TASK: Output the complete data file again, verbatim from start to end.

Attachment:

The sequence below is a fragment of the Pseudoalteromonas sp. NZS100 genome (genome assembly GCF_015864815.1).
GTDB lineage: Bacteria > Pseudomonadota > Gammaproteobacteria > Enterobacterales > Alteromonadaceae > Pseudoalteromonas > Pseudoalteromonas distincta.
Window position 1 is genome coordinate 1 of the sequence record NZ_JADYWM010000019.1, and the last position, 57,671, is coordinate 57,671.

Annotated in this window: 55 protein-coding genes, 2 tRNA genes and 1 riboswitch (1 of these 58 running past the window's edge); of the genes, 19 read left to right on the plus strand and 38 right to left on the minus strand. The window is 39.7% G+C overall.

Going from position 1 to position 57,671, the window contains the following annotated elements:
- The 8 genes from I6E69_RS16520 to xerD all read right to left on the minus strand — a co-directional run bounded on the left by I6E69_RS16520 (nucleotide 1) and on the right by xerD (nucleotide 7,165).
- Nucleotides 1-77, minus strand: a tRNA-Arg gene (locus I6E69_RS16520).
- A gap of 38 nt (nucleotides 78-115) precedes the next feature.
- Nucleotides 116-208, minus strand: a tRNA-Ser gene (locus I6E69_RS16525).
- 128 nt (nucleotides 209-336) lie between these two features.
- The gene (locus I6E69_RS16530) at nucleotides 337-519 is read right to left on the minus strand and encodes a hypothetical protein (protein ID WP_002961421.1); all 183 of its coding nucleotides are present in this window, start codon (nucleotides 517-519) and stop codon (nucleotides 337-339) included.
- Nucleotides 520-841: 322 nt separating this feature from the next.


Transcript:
The sequence below is a fragment of the Pseudoalteromonas sp. NZS100 genome (genome assembly GCF_015864815.1).
GTDB lineage: Bacteria > Pseudomonadota > Gammaproteobacteria > Enterobacterales > Alteromonadaceae > Pseudoalteromonas > Pseudoalteromonas distincta.
Window position 1 is genome coordinate 1 of the sequence record NZ_JADYWM010000019.1, and the last position, 57,671, is coordinate 57,671.

Annotated in this window: 55 protein-coding genes, 2 tRNA genes and 1 riboswitch (1 of these 58 running past the window's edge); of the genes, 19 read left to right on the plus strand and 38 right to left on the minus strand. The window is 39.7% G+C overall.

Going from position 1 to position 57,671, the window contains the following annotated elements:
- The 8 genes from I6E69_RS16520 to xerD all read right to left on the minus strand — a co-directional run bounded on the left by I6E69_RS16520 (nucleotide 1) and on the right by xerD (nucleotide 7,165).
- Nucleotides 1-77, minus strand: a tRNA-Arg gene (locus I6E69_RS16520).
- A gap of 38 nt (nucleotides 78-115) precedes the next feature.
- Nucleotides 116-208, minus strand: a tRNA-Ser gene (locus I6E69_RS16525).
- 128 nt (nucleotides 209-336) lie between these two features.
- The gene (locus I6E69_RS16530) at nucleotides 337-519 is read right to left on the minus strand and encodes a hypothetical protein (protein ID WP_002961421.1); all 183 of its coding nucleotides are present in this window, start codon (nucleotides 517-519) and stop codon (nucleotides 337-339) included.
- Nucleotides 520-841: 322 nt separating this feature from the next.